Tuesday, March 26, 2013

Into the Heart of the Ocean

After making a record breaking dive into the Marinas Trench, James Cameron gave his specially-designed submersible to the Woods Hole Oceanography Institute.

Aside from admiring Cameron's passion for exploration and innovation, the bit of news got me thinking about the trench near the islands of Japan in the Pacific Ocean.  Talk about fascination.  

At over six miles down, it's deeper than Mt Everest is high.  All that ocean water overhead means eight tons of pressure is exerted per square inch -- the equivalent of one person trying to hold 50 jumbo jets, according to the University of Delaware.   The trench is so remote that people have visited it only four times.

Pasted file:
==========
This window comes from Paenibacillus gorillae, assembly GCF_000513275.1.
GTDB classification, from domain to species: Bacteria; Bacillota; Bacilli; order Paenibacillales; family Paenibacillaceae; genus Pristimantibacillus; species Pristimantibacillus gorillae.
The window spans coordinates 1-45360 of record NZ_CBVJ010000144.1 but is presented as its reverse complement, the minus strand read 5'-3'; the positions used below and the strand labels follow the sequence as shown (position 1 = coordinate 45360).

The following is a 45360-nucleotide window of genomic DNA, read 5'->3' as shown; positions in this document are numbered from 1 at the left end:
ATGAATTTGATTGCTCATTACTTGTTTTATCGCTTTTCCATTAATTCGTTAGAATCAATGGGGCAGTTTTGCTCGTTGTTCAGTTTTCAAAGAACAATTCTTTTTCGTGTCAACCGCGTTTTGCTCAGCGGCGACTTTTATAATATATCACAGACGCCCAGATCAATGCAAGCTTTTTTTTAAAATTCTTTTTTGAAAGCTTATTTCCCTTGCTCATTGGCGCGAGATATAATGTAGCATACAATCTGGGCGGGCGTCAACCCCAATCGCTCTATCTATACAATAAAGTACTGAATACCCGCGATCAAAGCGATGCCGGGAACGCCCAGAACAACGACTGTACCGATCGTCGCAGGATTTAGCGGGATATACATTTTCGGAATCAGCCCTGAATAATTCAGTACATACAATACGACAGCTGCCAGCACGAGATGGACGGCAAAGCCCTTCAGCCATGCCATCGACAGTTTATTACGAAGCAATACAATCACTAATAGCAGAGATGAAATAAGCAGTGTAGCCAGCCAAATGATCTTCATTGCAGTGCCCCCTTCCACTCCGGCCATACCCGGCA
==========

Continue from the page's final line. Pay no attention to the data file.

This canyon in the bottom of the ocean is dark and mostly cold, but there is life.  Microbes and other creatures.  Cameron's team "spotted a rocky outcropping covered with bizarre clumps of microorganisms known as microbial mats — life in the middle of nowhere," according to the New York Times.

Naturally, some humans thought the trench would be a good place to dump nuclear waste, according to Wikipedia.  Really?  Yes, really. 

image: seatlletimes


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